4. Cindy, MCOK says:

    I recognized the flower too! You make want to plant some okra in my corner bed 🙂

    • fairegarden says:

      Hi Cindy, glad to hear you know your okra! I suggest the red types if it is for ornament only, the stems a young pods are a reddish color, the flowers are the same as the regular ones. Easy to grow, obviously. Who knew birds enjoyed the seeds? Not I!

  5. What a fun story. I hope you are saving a few seeds to drop in spring.

    • fairegarden says:

      Hi Marian, thanks, glad you enjoyed it. The pods are splitting as they dry in the shed and seeds will be saved, yes. They will make a good snack for the birds.

  6. Marie Brown says:

    So glad to see your post. So glad your garden is inviting us all for visits again. Your okra reminded me of the ones I saw in Conakry Guinea where they grew along a city road on the unpaved sidewalks, and were about 10 feet tall.

    • fairegarden says:

      Hi Marie, thank you for the kind words. It is good to be back blogging again. I hope to do so more often now that the garden is coming along. It sounds like okra is a plant that likes waste places. The trunk of mine was at least a couple inches thick, very tree like. A warmer climate would surely produce very vigorous plants. Thanks for sharing.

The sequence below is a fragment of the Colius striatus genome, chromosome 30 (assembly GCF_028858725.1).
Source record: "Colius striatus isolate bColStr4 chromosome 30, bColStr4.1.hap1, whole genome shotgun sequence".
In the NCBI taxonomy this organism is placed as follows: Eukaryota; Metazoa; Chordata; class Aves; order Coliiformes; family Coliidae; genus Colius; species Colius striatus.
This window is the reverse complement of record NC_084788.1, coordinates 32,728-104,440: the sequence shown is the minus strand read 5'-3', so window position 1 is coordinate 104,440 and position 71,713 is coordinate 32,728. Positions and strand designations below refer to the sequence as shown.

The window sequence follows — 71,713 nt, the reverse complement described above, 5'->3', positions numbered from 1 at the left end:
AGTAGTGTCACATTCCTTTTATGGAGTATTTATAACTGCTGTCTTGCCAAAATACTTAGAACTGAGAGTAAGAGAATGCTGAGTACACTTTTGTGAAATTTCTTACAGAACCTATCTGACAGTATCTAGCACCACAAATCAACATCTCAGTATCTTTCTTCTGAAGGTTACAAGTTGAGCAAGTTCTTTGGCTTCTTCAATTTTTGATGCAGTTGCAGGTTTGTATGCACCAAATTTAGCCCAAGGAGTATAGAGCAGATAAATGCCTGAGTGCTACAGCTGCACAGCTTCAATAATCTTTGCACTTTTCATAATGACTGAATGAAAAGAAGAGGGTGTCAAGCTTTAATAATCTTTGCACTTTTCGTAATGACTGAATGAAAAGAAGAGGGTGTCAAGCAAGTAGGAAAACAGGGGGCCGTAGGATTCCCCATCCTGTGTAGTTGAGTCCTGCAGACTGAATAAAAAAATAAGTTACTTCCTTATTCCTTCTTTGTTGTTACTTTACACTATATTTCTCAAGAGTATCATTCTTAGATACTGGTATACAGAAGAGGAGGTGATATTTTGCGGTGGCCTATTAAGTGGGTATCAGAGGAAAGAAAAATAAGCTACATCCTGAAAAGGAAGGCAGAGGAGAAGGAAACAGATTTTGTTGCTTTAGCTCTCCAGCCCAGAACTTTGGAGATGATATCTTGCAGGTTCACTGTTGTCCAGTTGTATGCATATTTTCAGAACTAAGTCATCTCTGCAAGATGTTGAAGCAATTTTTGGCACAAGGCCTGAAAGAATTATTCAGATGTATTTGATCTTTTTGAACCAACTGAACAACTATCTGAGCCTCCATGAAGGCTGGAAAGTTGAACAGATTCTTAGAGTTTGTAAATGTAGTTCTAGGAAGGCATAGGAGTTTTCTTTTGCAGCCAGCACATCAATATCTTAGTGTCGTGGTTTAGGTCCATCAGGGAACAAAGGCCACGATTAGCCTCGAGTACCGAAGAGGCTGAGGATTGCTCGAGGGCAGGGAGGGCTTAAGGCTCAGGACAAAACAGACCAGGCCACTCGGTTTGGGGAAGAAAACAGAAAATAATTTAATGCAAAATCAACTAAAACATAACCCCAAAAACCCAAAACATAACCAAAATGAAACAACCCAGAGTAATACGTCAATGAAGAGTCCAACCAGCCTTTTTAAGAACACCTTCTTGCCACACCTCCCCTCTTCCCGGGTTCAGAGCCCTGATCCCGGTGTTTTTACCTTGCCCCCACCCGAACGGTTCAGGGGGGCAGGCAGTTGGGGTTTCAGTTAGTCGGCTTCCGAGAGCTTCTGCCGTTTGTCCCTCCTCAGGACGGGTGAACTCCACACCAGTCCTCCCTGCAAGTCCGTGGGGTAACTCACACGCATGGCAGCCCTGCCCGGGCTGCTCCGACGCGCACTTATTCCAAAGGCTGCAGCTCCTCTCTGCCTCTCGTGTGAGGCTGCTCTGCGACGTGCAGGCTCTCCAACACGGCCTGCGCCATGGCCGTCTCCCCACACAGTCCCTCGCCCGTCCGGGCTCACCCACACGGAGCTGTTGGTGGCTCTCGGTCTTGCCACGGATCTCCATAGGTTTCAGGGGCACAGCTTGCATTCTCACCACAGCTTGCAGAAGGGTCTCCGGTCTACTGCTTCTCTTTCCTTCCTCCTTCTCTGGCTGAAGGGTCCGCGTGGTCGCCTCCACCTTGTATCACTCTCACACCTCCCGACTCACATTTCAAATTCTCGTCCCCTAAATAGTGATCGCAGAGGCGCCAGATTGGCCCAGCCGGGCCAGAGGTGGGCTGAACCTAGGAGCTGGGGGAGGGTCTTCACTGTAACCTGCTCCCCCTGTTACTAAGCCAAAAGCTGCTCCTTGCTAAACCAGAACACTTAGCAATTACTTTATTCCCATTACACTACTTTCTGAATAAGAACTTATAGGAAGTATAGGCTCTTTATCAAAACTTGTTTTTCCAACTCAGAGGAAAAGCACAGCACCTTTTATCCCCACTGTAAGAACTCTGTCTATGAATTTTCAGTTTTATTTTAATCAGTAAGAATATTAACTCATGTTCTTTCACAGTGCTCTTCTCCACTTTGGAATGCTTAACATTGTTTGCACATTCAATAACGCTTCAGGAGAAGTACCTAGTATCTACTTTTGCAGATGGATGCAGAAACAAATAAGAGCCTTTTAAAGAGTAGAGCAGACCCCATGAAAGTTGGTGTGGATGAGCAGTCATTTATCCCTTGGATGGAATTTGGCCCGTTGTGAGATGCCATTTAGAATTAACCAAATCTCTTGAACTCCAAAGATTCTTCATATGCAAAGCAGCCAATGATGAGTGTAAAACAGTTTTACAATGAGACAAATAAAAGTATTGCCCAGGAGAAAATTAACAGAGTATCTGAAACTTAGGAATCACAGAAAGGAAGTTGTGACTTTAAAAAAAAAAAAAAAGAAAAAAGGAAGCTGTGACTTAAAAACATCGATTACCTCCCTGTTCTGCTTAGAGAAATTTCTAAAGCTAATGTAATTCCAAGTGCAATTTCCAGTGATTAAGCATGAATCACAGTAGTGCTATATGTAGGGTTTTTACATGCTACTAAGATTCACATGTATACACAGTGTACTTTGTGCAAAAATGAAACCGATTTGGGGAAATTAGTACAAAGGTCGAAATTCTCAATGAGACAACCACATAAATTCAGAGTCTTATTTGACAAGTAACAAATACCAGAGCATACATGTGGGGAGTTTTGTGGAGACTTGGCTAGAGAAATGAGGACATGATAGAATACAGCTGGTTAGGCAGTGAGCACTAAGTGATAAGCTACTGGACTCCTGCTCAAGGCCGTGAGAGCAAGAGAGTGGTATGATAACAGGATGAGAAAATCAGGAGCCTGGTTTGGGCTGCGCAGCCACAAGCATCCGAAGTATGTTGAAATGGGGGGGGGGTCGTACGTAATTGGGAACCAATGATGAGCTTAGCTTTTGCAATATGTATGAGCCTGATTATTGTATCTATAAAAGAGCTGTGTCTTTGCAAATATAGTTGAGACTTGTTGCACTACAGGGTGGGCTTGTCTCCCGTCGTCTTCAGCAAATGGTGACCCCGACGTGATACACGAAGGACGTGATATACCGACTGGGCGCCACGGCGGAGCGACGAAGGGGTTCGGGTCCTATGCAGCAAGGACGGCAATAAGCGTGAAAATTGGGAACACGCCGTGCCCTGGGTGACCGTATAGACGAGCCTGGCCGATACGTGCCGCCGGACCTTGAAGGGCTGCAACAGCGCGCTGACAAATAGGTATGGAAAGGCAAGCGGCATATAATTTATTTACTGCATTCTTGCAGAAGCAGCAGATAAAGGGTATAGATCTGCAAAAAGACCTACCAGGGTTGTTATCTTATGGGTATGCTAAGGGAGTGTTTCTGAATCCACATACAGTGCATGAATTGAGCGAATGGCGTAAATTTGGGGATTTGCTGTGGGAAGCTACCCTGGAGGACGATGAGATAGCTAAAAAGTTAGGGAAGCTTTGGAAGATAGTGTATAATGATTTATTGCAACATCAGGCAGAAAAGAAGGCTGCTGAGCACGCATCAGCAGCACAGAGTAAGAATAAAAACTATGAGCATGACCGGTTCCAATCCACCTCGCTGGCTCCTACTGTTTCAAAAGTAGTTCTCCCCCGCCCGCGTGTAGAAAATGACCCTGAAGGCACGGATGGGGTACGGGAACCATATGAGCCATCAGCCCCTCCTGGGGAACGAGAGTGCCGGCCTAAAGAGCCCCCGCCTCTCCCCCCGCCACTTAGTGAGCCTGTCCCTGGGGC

7. Barbara H. says:

    I had a volunteer okra like yours that appeared next to my back patio a year or two after I moved in. I now keep the beautiful pods in a glass pitcher in the kitchen. I love to look at it when my eyes wander over that way. Happy new year, Frances.

    • fairegarden says:

      Hi Barbara, thanks for reading along. What a good idea with the pitcher, the pods are so beautiful and long lasting as long as birds don’t peck at them to get the seeds out. Cool on that volunteer plant. Happy New Year to you!

  8. Ah, I missed the original post about the wreath. It is so cute and now I want to do the same. Only I don’t want to hassle with growing them. I hope I remember this come summer when I can buy some to dry!